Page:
Get Out of Town

Editorial StaffSeptember 16, 2020
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After a surreal spring and summer stuck at home, we’re all looking forward to fall adventures. Mask up and hit the road to safely experience the best Arizona has to offer.

Tucson Trek

Craving wide-open spaces and a break from the bustling city? 

Drive south for an easy autumn vacation in the Old Pueblo. Many of Tucson’s most alluring attractions are outdoors or open-air, so you can free yourself from your home office and spend a little time in nature. From majestic stands of cacti in Saguaro National Park to the native flora and fauna on display at Arizona-Sonora Desert Museum to the glorious gardens of Tohono Chul Park, there’s no limit to the breathtaking beauty of this desert metropolis. Hiking, rock climbing and mountain biking are all accessible, from beginner-friendly Sabino Canyon to the more hardcore Finger Rock.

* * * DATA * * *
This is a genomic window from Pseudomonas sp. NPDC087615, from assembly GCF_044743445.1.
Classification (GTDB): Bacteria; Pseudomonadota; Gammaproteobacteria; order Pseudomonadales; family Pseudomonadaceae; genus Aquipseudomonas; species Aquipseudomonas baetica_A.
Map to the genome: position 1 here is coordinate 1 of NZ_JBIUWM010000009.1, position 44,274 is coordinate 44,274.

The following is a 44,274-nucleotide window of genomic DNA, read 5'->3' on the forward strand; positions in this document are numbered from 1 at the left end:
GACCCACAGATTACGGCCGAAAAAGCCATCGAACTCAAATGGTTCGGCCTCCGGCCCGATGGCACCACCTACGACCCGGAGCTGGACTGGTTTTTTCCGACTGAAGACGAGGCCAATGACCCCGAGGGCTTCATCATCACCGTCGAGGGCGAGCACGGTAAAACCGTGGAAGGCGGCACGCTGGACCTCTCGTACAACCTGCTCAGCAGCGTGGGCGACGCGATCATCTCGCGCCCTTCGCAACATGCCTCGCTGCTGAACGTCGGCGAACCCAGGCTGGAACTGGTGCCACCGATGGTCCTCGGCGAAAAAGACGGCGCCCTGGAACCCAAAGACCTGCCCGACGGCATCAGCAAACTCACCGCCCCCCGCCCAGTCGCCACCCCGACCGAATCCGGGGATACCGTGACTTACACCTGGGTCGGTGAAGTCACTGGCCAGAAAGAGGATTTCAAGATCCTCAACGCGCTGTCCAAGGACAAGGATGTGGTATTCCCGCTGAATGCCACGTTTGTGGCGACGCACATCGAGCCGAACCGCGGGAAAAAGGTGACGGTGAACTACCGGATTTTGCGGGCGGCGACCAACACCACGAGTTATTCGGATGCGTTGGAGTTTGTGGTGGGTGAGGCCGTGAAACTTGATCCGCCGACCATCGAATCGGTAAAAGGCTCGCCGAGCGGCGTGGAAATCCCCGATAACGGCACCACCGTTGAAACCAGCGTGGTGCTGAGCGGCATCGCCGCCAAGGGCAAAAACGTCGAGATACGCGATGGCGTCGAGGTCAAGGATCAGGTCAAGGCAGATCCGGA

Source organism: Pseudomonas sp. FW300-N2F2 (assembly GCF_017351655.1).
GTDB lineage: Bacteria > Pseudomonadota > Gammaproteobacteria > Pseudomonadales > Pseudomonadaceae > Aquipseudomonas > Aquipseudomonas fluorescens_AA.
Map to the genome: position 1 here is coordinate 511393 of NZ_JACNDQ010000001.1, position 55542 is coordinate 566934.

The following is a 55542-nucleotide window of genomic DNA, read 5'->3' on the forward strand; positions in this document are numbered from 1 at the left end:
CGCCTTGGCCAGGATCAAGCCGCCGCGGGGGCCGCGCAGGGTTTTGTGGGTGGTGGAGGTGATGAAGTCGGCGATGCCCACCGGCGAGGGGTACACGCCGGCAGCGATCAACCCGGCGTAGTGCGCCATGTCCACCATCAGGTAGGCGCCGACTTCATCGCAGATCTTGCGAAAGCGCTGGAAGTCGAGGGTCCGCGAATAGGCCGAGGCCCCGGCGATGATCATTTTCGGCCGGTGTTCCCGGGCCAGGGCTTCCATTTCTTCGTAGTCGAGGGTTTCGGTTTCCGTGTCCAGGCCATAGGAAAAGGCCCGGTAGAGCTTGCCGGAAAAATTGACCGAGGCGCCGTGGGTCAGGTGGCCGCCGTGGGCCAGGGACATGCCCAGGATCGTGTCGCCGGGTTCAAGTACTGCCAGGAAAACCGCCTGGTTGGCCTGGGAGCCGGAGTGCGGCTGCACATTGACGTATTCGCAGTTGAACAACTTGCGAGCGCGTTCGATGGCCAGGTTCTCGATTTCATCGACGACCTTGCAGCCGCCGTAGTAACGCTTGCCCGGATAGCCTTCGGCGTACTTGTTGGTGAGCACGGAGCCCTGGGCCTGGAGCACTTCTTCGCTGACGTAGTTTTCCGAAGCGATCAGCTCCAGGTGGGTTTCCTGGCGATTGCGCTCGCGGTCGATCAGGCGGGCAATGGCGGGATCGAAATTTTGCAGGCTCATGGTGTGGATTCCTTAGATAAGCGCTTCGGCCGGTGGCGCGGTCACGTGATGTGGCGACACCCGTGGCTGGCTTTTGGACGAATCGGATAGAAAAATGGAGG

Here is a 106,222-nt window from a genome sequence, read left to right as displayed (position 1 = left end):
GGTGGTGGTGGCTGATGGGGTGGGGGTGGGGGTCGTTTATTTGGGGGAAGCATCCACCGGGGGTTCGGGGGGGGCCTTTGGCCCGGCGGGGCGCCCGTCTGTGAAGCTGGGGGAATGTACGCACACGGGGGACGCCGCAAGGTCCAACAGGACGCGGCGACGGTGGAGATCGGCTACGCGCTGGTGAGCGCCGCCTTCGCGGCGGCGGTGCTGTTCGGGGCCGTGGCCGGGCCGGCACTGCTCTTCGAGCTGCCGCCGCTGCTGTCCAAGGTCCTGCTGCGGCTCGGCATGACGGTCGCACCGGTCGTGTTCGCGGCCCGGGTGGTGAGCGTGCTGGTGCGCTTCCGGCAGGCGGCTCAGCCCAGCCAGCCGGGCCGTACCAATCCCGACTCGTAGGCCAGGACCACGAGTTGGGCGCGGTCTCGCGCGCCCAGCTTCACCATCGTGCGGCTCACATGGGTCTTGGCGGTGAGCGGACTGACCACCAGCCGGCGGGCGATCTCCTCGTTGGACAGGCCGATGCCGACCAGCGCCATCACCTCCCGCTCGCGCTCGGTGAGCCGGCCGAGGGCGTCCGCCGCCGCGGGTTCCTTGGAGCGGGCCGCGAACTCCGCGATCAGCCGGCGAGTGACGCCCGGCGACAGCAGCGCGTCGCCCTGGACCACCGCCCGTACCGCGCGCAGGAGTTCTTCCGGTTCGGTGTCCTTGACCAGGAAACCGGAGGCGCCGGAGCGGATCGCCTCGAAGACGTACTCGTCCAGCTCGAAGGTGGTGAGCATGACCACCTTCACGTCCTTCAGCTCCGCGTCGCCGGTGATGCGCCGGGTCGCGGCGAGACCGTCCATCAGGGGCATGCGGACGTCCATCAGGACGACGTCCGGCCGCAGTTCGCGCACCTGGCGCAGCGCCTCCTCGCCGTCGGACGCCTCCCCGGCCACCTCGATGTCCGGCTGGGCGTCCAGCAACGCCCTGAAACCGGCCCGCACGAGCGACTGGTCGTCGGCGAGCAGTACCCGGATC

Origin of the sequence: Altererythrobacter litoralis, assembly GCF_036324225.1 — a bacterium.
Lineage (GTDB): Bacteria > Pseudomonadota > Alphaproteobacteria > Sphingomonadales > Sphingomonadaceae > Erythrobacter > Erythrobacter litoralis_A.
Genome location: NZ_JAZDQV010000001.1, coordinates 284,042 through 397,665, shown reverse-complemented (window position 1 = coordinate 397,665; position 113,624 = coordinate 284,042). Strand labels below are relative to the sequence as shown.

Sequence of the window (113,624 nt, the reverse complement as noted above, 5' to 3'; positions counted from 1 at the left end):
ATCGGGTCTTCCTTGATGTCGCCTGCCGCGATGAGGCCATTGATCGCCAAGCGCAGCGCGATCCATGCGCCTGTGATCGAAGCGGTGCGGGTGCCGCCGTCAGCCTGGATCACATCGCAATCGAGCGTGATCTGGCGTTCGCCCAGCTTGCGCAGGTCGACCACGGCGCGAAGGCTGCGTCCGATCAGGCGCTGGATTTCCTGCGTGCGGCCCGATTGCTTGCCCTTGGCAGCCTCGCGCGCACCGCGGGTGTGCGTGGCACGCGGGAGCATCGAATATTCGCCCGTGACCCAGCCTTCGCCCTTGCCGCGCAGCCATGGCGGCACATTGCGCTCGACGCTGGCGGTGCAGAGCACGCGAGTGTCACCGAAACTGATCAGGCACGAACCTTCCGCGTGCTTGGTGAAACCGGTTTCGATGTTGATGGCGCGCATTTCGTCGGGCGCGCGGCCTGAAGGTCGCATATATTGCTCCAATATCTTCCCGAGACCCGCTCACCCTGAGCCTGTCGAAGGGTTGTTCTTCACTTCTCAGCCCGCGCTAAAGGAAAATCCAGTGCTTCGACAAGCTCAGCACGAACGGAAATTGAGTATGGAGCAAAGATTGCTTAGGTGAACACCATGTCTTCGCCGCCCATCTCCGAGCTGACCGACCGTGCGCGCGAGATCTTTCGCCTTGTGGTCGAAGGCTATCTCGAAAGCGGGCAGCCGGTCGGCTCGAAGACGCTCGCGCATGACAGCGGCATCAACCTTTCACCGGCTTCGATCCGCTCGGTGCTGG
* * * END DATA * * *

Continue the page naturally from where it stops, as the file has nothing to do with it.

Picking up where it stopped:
Want a little more luxury? The Tucson area is home to dozens of luxury resorts and guest ranches that are adhering to stringent cleaning and safety protocols. Splurge on a stay at JW Marriott Tucson Starr Pass Resort & Spa or Loews Ventana Canyon Resort for a traditional resort vibe, or focus on your health and wellness at Canyon Ranch Tucson or Miraval Arizona Resort & Spa. If you want a taste of “roughing it” chased by luxury, try an upscale guest ranch like Tanque Verde Ranch.

3 Must-Try Mexican Restaurants

1 El Charro Cafe
Tucson is one of only two U.S. cities awarded an international City of Gastronomy designation by UNESCO, and it stakes its claim on having “the best 23 miles of Mexican food in the country.” Try this longtime favorite for classic Mexican favorites.

2 Café Poca Cosa
Mexican food is modernized and given a bit of a twist at chef/owner Suzana Davila’s sleek bistro. The menu is so seasonal and reflective of Davila’s inspirations that it changes twice daily and is written on a chalkboard that servers take from table to table. If tamale pie is listed, order it.

3 El Guero Canelo and BK Carne Asada & Hot Dogs
We had to squeeze two in one go because they are the top spots for Sonoran dogs, Tucson’s semi-official dish: hot dogs wrapped in bacon, grilled, and topped with beans, onions, tomatoes, mustard, mayo and jalapeño sauce. Tucsonans debate the merits of each of these. We say stop wasting time arguing and enjoy one from each place.;

Tucson Spotlight: Pima Air & Space Museum